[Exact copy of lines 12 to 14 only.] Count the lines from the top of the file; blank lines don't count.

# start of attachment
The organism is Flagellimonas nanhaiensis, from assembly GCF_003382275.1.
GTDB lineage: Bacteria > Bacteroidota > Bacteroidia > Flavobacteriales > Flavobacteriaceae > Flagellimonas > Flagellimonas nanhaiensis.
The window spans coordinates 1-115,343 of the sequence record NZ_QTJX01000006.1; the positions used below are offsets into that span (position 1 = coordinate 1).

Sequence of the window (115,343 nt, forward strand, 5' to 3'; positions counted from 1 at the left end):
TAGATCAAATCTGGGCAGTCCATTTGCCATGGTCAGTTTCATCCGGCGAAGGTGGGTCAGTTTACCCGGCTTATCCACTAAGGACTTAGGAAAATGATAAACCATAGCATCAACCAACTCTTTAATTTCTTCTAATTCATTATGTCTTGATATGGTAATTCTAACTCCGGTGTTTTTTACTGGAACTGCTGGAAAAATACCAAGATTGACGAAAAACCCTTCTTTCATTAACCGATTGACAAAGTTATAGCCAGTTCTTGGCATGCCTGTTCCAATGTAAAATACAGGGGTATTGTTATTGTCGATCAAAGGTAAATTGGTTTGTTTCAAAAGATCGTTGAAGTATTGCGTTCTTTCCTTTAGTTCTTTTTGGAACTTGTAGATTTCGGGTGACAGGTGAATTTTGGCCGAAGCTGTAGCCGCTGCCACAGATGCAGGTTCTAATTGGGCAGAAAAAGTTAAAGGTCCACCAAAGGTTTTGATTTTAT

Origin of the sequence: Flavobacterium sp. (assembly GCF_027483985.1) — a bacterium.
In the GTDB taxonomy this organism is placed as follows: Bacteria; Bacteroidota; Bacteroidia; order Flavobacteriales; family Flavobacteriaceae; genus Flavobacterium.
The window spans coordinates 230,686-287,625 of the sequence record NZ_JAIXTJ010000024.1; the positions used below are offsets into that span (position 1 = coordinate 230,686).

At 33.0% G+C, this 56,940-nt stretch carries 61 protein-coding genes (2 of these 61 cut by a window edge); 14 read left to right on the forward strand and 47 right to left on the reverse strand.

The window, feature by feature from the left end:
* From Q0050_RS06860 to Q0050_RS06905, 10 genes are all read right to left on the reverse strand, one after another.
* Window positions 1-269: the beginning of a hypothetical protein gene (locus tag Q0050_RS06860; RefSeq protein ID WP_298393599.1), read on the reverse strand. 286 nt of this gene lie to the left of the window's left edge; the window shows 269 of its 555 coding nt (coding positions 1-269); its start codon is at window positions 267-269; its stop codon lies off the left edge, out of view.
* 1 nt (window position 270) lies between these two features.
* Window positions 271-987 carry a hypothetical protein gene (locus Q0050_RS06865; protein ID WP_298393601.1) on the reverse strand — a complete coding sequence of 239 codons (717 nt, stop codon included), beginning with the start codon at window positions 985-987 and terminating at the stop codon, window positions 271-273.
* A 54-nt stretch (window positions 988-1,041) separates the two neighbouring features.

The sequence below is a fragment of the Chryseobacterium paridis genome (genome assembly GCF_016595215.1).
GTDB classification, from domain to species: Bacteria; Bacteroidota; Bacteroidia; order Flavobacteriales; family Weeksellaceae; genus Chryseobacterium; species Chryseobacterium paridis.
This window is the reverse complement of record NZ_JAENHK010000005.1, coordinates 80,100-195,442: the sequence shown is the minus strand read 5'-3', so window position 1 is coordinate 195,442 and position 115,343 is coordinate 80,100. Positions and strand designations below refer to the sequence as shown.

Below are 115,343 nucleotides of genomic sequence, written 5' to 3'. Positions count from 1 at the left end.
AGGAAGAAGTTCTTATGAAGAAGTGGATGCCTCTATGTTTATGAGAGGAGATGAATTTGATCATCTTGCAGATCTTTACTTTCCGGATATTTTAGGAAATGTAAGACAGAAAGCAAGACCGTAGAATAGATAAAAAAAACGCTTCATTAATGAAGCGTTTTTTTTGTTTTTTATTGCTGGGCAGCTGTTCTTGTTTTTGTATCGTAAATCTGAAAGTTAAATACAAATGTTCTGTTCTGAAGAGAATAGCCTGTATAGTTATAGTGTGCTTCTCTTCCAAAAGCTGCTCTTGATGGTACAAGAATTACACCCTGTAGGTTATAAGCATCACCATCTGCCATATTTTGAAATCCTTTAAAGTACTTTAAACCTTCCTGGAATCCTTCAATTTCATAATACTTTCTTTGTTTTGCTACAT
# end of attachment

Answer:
* Window positions 1-269: the beginning of a hypothetical protein gene (locus tag Q0050_RS06860; RefSeq protein ID WP_298393599.1), read on the reverse strand. 286 nt of this gene lie to the left of the window's left edge; the window shows 269 of its 555 coding nt (coding positions 1-269); its start codon is at window positions 267-269; its stop codon lies off the left edge, out of view.
* 1 nt (window position 270) lies between these two features.
* Window positions 271-987 carry a hypothetical protein gene (locus Q0050_RS06865; protein ID WP_298393601.1) on the reverse strand — a complete coding sequence of 239 codons (717 nt, stop codon included), beginning with the start codon at window positions 985-987 and terminating at the stop codon, window positions 271-273.